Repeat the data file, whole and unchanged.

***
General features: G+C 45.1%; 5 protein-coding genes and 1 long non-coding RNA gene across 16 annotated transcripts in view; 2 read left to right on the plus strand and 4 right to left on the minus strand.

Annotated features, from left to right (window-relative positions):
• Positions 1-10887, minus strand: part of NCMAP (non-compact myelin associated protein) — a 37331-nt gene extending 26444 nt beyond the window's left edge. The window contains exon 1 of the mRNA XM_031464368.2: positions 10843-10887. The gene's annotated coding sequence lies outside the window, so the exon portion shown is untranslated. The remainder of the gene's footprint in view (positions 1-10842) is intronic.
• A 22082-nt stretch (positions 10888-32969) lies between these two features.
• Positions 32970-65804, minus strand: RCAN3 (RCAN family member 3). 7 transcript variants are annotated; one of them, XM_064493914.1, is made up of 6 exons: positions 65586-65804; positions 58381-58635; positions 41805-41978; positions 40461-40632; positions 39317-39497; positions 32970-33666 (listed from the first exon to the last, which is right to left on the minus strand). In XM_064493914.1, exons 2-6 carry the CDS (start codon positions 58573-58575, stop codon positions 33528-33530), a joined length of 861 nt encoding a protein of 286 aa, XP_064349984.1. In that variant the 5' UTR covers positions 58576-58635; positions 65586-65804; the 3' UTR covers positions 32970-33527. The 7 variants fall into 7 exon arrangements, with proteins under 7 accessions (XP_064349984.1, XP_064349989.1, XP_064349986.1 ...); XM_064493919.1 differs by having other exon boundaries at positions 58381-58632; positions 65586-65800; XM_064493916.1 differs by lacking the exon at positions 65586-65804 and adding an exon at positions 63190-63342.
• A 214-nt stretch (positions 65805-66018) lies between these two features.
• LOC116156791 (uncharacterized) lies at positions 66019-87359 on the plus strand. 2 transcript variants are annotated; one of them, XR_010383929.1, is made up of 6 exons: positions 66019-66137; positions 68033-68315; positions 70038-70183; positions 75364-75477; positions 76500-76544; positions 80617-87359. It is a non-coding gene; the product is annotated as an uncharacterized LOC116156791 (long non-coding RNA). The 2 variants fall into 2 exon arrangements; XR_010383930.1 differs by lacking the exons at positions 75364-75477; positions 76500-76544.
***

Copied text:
General features: G+C 45.1%; 5 protein-coding genes and 1 long non-coding RNA gene across 16 annotated transcripts in view; 2 read left to right on the plus strand and 4 right to left on the minus strand.

Annotated features, from left to right (window-relative positions):
• Positions 1-10887, minus strand: part of NCMAP (non-compact myelin associated protein) — a 37331-nt gene extending 26444 nt beyond the window's left edge. The window contains exon 1 of the mRNA XM_031464368.2: positions 10843-10887. The gene's annotated coding sequence lies outside the window, so the exon portion shown is untranslated. The remainder of the gene's footprint in view (positions 1-10842) is intronic.
• A 22082-nt stretch (positions 10888-32969) lies between these two features.
• Positions 32970-65804, minus strand: RCAN3 (RCAN family member 3). 7 transcript variants are annotated; one of them, XM_064493914.1, is made up of 6 exons: positions 65586-65804; positions 58381-58635; positions 41805-41978; positions 40461-40632; positions 39317-39497; positions 32970-33666 (listed from the first exon to the last, which is right to left on the minus strand). In XM_064493914.1, exons 2-6 carry the CDS (start codon positions 58573-58575, stop codon positions 33528-33530), a joined length of 861 nt encoding a protein of 286 aa, XP_064349984.1. In that variant the 5' UTR covers positions 58576-58635; positions 65586-65804; the 3' UTR covers positions 32970-33527. The 7 variants fall into 7 exon arrangements, with proteins under 7 accessions (XP_064349984.1, XP_064349989.1, XP_064349986.1 ...); XM_064493919.1 differs by having other exon boundaries at positions 58381-58632; positions 65586-65800; XM_064493916.1 differs by lacking the exon at positions 65586-65804 and adding an exon at positions 63190-63342.
• A 214-nt stretch (positions 65805-66018) lies between these two features.
• LOC116156791 (uncharacterized) lies at positions 66019-87359 on the plus strand. 2 transcript variants are annotated; one of them, XR_010383929.1, is made up of 6 exons: positions 66019-66137; positions 68033-68315; positions 70038-70183; positions 75364-75477; positions 76500-76544; positions 80617-87359. It is a non-coding gene; the product is annotated as an uncharacterized LOC116156791 (long non-coding RNA). The 2 variants fall into 2 exon arrangements; XR_010383930.1 differs by lacking the exons at positions 75364-75477; positions 76500-76544.